The similarity and distinction between the Military and an Orchestra organization. Both organizations have an open system concept, taking input from their environment to create and deliver a final result to their surroundings. The Military obtain monetary support to provide military service to its populace in order to generate its ultimate output.
Organized life as a whole. From the viewpoint of a biological metaphor, organizations are viewed as organisms. Organizations are seen from the perspective of a living system environment in which they rely on one another to fulfill various wants. When analyzing and comparing organizations with living organisms, it was discovered that they have the same definition as a living organism. An organization must have appropriate conditions in order for it to survive, adapt, navigate turbulences, and reproduce; the cycle of live is necessary for this process to continue indefinitely. If not, it will perish and be destroyed.
Adaptability, organizational life cycles, elements affecting organizational health and development, different species of organizations, and the connections between species and ecology are just a few of the variables that organizations must consider. Metaphors’ Strengths and Limitations.
Strengths of Metaphor The fundamental idea is that, rather than focusing on the improvement and quality of human needs within an organization or structure, we should focus on building relationships with people outside the organization. People inside and outside the company are important. Organizational relationships and their environment are valued. Viewing organizations as living organisms that evolve allows them to adapt to their surroundings and be open to change. Balance or imbalance can be found in all things. Living organisms are healthy if they have a healthy balance between life force energy (vitality) and intellect (reason).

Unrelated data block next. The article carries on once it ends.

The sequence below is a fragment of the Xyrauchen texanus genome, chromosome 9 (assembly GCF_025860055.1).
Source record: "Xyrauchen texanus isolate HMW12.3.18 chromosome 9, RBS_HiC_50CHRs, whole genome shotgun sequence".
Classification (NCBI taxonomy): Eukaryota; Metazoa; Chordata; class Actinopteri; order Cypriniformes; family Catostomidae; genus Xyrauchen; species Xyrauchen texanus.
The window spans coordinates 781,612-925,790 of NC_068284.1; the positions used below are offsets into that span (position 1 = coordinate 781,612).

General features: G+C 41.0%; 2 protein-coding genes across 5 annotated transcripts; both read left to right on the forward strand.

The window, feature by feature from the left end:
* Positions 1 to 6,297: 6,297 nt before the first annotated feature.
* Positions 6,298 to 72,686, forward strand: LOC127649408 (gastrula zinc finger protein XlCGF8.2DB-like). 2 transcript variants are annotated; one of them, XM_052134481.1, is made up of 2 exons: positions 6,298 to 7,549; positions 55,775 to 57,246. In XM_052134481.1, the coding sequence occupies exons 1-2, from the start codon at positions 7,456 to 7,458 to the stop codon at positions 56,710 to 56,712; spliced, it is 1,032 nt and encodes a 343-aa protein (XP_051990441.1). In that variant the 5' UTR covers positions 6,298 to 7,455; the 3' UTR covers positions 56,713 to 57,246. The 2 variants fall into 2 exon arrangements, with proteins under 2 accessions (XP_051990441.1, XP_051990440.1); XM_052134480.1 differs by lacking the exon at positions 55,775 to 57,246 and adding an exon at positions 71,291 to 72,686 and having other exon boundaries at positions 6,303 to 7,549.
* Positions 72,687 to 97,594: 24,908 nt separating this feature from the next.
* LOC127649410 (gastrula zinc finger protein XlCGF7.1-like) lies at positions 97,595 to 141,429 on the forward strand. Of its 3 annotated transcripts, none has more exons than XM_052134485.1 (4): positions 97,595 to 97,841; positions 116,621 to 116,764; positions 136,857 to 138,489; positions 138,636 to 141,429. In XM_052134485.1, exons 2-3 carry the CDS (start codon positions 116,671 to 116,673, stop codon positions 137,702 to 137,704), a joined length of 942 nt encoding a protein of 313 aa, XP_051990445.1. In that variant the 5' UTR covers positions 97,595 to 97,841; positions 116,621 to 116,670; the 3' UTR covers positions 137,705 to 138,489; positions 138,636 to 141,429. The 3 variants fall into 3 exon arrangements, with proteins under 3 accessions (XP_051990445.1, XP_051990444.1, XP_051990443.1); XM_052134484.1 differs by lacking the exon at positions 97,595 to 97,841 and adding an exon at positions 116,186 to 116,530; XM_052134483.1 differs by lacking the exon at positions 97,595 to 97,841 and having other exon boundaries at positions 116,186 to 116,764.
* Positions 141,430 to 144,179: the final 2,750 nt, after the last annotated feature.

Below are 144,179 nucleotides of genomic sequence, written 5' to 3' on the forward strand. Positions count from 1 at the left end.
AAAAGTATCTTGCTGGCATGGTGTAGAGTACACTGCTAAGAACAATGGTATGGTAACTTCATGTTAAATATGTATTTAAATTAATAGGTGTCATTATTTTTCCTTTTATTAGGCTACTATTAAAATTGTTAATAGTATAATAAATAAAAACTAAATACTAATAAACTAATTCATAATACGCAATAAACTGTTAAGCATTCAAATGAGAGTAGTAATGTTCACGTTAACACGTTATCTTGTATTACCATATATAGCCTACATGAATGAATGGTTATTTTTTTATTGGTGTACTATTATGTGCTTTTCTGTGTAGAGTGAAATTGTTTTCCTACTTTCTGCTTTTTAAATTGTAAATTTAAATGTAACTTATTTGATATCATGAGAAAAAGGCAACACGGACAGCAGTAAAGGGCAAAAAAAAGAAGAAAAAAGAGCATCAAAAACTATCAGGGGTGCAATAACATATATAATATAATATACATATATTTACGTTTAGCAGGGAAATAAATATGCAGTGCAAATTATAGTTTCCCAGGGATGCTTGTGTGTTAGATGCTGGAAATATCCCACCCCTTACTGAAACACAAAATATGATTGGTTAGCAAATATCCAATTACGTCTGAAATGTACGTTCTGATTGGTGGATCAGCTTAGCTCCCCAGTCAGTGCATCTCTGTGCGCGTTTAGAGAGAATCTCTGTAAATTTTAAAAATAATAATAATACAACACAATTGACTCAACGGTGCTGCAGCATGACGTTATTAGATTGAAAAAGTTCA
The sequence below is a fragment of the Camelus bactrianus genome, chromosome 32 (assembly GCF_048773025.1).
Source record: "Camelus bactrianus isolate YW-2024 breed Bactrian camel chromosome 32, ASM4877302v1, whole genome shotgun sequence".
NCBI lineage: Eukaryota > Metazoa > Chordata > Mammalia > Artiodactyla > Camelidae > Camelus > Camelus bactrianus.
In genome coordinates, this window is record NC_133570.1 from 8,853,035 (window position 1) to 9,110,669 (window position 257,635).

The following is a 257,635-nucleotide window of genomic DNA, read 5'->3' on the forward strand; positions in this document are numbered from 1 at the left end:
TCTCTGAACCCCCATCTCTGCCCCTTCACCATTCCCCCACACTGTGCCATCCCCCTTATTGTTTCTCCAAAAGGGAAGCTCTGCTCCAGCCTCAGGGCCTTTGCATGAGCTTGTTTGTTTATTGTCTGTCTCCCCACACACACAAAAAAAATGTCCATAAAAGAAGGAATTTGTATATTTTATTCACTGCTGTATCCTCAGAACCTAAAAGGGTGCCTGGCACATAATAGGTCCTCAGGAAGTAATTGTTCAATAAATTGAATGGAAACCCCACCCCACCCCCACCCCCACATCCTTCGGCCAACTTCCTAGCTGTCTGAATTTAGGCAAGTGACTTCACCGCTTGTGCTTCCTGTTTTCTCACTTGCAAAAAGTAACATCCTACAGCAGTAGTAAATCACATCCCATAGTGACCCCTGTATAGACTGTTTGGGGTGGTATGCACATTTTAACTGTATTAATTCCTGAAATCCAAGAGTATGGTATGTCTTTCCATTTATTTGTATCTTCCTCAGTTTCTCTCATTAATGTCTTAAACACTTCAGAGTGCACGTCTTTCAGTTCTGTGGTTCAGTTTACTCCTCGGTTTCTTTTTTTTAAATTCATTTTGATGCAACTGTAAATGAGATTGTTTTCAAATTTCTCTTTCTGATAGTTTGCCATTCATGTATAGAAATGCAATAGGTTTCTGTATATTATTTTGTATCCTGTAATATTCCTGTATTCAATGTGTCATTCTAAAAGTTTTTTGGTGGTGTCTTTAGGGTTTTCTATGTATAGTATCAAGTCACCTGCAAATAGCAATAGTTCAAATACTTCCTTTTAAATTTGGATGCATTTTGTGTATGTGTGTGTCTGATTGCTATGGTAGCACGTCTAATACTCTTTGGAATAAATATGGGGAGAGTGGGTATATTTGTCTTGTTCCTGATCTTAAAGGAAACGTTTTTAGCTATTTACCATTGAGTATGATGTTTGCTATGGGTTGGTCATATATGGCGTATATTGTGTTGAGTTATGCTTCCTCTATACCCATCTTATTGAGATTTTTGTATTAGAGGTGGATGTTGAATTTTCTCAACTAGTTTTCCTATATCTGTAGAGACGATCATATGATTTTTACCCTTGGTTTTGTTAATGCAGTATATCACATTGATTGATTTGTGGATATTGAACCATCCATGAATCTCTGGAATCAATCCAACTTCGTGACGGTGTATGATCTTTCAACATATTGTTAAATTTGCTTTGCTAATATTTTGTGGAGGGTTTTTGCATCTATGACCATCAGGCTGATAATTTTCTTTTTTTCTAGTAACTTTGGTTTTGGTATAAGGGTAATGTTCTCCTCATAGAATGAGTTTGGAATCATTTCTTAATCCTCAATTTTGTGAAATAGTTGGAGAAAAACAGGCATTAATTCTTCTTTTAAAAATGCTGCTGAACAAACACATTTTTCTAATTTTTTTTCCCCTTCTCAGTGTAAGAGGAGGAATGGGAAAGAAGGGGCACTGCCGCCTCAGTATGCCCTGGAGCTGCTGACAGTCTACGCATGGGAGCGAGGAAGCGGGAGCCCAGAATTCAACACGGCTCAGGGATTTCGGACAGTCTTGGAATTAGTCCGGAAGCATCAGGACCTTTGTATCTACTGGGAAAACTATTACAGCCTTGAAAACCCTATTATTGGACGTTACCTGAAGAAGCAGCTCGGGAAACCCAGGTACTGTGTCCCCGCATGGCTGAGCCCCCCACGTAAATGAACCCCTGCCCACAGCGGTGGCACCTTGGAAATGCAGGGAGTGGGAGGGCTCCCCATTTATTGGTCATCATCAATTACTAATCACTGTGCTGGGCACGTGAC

The Obstacles of Organism Metaphor Use in Human Services Work * Views organizations as real and objective rather than socially constructed. * Underestimates the significance of culture; ideas, myths, values. The Importance of a Proper Environment. Humanity requires a healthy ecology in order for it to survive, and with the living metaphor, it has been demonstrated that an organization also needs a good one to live.
Organizations should not be considered as merely a functioning machine that serves its own interests without regard to the environment, but rather as living systems made up of smaller components that collaborate to form a whole organism. The military and the orchestra are two examples of unique organizations that can be defined as “open systems” since in order to endure, they must accept input from their surroundings and engage with their own sub-systems or parts in order to survive.
Subunits can be thought of as elements of an organization that contribute to its functioning components. We consider this an open system because whether or not an organization’s links with its sub units are based on its survival, the company’s interactions with them will be dependent. This paper tries to show that the military and an orchestra are two different organizations, but they are linked in that they can function as a living system, and both require inputs from their surroundings in order to survive.
The military is a basic-economic system, an “Eco system” made up of various fundamental units that have their own labor force that works to achieve the overall goal of producing a military “aggregate soldier”that surpasses the sum of all subunits. The military is a unique entity, yet its size and power may work against it. The military unit is a self-sustaining dynamic flow of input and output that drives on economic resources required to create its own domestic product, a ready army.